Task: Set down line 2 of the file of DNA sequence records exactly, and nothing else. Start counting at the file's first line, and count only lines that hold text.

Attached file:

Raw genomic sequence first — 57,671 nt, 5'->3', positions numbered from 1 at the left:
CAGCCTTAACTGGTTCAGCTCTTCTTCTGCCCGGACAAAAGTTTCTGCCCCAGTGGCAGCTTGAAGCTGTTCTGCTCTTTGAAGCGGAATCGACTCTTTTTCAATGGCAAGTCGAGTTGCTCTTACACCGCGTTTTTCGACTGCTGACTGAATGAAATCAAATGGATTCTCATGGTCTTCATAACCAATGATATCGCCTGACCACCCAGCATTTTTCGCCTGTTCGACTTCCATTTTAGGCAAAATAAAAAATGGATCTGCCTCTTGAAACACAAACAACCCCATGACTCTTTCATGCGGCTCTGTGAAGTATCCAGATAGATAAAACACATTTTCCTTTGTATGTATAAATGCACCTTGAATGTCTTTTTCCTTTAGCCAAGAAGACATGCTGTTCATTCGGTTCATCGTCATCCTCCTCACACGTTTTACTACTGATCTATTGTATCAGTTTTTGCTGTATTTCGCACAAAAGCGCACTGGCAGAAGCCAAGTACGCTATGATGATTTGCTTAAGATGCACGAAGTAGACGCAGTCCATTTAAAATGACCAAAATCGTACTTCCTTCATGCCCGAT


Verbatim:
CAGCCTTAACTGGTTCAGCTCTTCTTCTGCCCGGACAAAAGTTTCTGCCCCAGTGGCAGCTTGAAGCTGTTCTGCTCTTTGAAGCGGAATCGACTCTTTTTCAATGGCAAGTCGAGTTGCTCTTACACCGCGTTTTTCGACTGCTGACTGAATGAAATCAAATGGATTCTCATGGTCTTCATAACCAATGATATCGCCTGACCACCCAGCATTTTTCGCCTGTTCGACTTCCATTTTAGGCAAAATAAAAAATGGATCTGCCTCTTGAAACACAAACAACCCCATGACTCTTTCATGCGGCTCTGTGAAGTATCCAGATAGATAAAACACATTTTCCTTTGTATGTATAAATGCACCTTGAATGTCTTTTTCCTTTAGCCAAGAAGACATGCTGTTCATTCGGTTCATCGTCATCCTCCTCACACGTTTTACTACTGATCTATTGTATCAGTTTTTGCTGTATTTCGCACAAAAGCGCACTGGCAGAAGCCAAGTACGCTATGATGATTTGCTTAAGATGCACGAAGTAGACGCAGTCCATTTAAAATGACCAAAATCGTACTTCCTTCATGCCCGAT